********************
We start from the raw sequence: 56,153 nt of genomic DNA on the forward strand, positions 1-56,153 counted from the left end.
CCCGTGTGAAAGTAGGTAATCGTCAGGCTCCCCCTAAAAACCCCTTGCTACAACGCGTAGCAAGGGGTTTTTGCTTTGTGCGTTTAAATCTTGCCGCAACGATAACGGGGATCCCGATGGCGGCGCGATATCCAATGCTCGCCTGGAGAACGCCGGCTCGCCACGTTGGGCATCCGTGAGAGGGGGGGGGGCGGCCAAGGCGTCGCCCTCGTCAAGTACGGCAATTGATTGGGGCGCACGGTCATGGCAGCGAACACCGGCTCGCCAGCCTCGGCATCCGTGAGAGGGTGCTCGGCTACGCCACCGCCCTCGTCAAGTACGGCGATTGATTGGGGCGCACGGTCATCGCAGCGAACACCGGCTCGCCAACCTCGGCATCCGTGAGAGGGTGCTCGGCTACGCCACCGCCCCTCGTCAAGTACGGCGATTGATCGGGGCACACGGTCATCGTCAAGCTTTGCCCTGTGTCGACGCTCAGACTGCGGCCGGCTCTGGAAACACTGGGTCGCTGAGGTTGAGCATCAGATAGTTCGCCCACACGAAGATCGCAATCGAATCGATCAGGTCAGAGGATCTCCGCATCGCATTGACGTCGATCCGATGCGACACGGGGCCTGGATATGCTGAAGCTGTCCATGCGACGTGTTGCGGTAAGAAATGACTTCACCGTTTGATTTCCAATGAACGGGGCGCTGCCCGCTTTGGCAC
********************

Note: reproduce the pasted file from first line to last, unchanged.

We start from the raw sequence: 56,153 nt of genomic DNA on the forward strand, positions 1-56,153 counted from the left end.
CCCGTGTGAAAGTAGGTAATCGTCAGGCTCCCCCTAAAAACCCCTTGCTACAACGCGTAGCAAGGGGTTTTTGCTTTGTGCGTTTAAATCTTGCCGCAACGATAACGGGGATCCCGATGGCGGCGCGATATCCAATGCTCGCCTGGAGAACGCCGGCTCGCCACGTTGGGCATCCGTGAGAGGGGGGGGGGCGGCCAAGGCGTCGCCCTCGTCAAGTACGGCAATTGATTGGGGCGCACGGTCATGGCAGCGAACACCGGCTCGCCAGCCTCGGCATCCGTGAGAGGGTGCTCGGCTACGCCACCGCCCTCGTCAAGTACGGCGATTGATTGGGGCGCACGGTCATCGCAGCGAACACCGGCTCGCCAACCTCGGCATCCGTGAGAGGGTGCTCGGCTACGCCACCGCCCCTCGTCAAGTACGGCGATTGATCGGGGCACACGGTCATCGTCAAGCTTTGCCCTGTGTCGACGCTCAGACTGCGGCCGGCTCTGGAAACACTGGGTCGCTGAGGTTGAGCATCAGATAGTTCGCCCACACGAAGATCGCAATCGAATCGATCAGGTCAGAGGATCTCCGCATCGCATTGACGTCGATCCGATGCGACACGGGGCCTGGATATGCTGAAGCTGTCCATGCGACGTGTTGCGGTAAGAAATGACTTCACCGTTTGATTTCCAATGAACGGGGCGCTGCCCGCTTTGGCAC